5 Things to Know About White Sands: America’s Newest National Park

 5 Things to Know About White Sands: America’s Newest National Park

Rising from the heart of the Tularosa Basin is one of the world’s great natural wonders – the glistening white sands of New Mexico.

Great wave-like dunes of gypsum sand have engulfed 275 square miles of desert, creating the world’s largest gypsum dune field.

White Sands National Park preserves a major portion of this unique dune field, along with the plants and animals that live here.

On Dec. 20, 2019, a bill was signed into law that officially designated White Sands as the newest national park in the U.S., displacing Indiana Dunes National Park, which was established in February of 2019.

So now we have 62 national parks in total, and we’re betting our RV Lifestyle Fellow Travelers want to know more about it. With some help from the folks at TravelTrivia.com, here is a list of what to know about White Sands. 

Limited Camping Allowed

Though White Sands does have primitive camping sites for backpackers, there isn’t a campground for RVs or vehicles within White Sands National Monument. However, there are many campgrounds, both public and private, within an easy drive of the park. You will need this Area Camping brochure created by the National Park Service for locations and contact information of many local campgrounds. 

Photo by Meredith Fontana on Unsplash

It Is the World’s Largest Gypsum Dune Field

White Sands is the world’s largest gypsum dune field. That means rolling hills of white sand, shimmering in the sun as it reflects the light. Scientific minds will know that gypsum is a mineral that dissolves in water, so it normally gets washed out of sand. But not In this part of New Mexico, where the climate is dry enough that the gypsum remains, covering hundreds of square miles with its otherworldly glimmer.

White Sands is located on the northern edge of the Chihuahuan Desert in an area known as the Tularosa Basin. When the water in the basin evaporates, the minerals, including gypsum, are left behind, and the strong desert winds eventually shape them into the postcard-worthy dunes for which the park is known. Cool fact: While the overall landscape stays the same, the dunes themselves actually change quite a bit, with some of them moving up to 30 feet per year as a result of the wind.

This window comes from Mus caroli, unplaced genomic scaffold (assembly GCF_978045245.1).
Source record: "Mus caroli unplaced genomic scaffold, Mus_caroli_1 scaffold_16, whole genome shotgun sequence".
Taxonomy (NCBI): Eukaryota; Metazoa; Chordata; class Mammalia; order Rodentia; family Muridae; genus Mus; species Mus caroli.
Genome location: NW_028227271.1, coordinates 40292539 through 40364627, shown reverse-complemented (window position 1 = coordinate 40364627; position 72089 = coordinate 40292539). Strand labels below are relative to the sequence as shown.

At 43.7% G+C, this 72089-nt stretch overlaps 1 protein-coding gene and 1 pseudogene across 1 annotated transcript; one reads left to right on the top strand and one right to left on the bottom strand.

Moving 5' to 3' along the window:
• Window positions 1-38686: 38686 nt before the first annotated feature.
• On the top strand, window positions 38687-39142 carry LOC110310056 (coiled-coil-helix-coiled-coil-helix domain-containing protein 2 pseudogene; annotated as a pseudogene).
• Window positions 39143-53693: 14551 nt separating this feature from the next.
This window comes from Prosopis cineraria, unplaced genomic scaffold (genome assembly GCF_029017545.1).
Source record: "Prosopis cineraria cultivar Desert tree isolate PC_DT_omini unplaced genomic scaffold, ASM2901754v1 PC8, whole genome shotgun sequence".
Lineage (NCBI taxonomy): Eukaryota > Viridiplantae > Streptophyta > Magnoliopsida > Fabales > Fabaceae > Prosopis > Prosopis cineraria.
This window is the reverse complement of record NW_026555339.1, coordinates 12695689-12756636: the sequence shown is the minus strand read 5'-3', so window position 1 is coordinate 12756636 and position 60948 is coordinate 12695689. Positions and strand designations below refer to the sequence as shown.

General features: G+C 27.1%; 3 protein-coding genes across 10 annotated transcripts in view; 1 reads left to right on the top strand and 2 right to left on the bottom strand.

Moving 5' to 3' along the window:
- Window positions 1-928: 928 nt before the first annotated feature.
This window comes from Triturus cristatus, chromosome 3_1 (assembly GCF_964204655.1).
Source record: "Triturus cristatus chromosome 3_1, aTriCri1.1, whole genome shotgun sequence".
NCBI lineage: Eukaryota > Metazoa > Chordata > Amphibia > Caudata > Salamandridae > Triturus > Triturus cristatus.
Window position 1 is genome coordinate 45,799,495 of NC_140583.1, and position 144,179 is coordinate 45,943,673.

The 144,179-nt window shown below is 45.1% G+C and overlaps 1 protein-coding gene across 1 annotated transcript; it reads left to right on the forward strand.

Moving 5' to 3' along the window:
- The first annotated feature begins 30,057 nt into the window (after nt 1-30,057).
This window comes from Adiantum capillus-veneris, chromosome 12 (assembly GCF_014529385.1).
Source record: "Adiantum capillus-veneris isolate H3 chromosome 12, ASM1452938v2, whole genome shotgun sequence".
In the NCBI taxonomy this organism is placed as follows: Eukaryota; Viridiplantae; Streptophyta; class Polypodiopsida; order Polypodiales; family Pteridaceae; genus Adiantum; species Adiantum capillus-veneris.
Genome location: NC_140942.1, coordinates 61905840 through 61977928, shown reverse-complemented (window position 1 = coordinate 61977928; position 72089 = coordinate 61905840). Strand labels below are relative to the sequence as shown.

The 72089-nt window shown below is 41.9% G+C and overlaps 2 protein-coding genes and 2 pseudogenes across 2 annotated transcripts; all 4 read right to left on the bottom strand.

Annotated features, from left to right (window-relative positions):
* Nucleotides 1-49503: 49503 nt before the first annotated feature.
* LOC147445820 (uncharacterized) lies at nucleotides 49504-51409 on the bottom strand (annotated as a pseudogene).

More Than 800 Different Species Call It Home

With more than 800 species living in White Sands, there’s far more diversity than initially meets the eye — though you’re unlikely to spot many yourself, as the majority of the animals are nocturnal.

Perhaps unsurprisingly, the majority of species — over 600 of them — are insects and arachnids, including spiders, beetles, scorpions, and more. These serve as food for many of the other animals, including reptiles, mammals, and birds. Some of the most notable of these are burrowing owls, jackrabbits, bobcats, turtles, snakes, and roadrunners, the state bird of New Mexico. Of note, you’ll find some species to be significantly lighter in color than ones you’d find elsewhere in the world: over the millennia, the mice and various insects have evolved a white coloring to better blend in with the surrounding sand.

Perhaps the most unexpected creature in the desert park is a single species of fish known as the White Sands pupfish. These are small fish, around 2 inches long, that have evolved to live in the extremely limited water supplies of White Sands National Park, which include a couple of springs and a local creek. With such a limited habitat, the pupfish is currently considered a threatened species by the state, and measures have been taken to protect the population in the park.

It Has Been a National Monument Since 1933

Efforts to protect the White Sands dunes began in the 1920s, after commercial attempts to mine the gypsum sand alerted locals to the risk of losing the unique area for future generations. The land was successfully established as a national monument during the final days of President Hoover’s administration in the midst of the Great Depression.

About a decade later, White Sands gained another interest: the military. During World War II, areas of the monument were used for tank maneuvers and missile testing. This has continued to present-day, with the monument occasionally being closed to visitors as a safety precaution when weapons tests are occurring. With its recent designation as a national park, however, these closures will end, and the military will remain on grounds on the western perimeter of the park, while the rest of the land will be permanently available to the public.

It Is Visited by Over Half a Million People Every Year

The number of visitors has only continued to grow in recent years, with a previous average of around 500,000 people growing to over 612,000 in 2017, making White Sands the most popular destination in New Mexico — and that was before the national park designation. The iconic dazzling dunes have also made their appearance in a wide range of movies over the years, too, from the expected Westerns like Hang ‘Em High and Bite the Bullet, to sci-fi and apocalyptic action films like Transformers and The Book of Eli.



Mike Wendland

Mike is a veteran journalist who, with his wife, Jennifer, travels North America in a small motorhome, blogging about the people, places, joys and adventure of RV life on the road. He enjoys camping (obviously), hiking, biking, fitness, photography, kayaking, video editing, and all things dealing with technology and the outdoors. See and subscribe to his RV Lifestyle Channel on YouTube, where he has hundreds of RV and travel related videos. His PC MIke TV reports, on personal technology are distributed weekly to all 215 NBC-TV stations.


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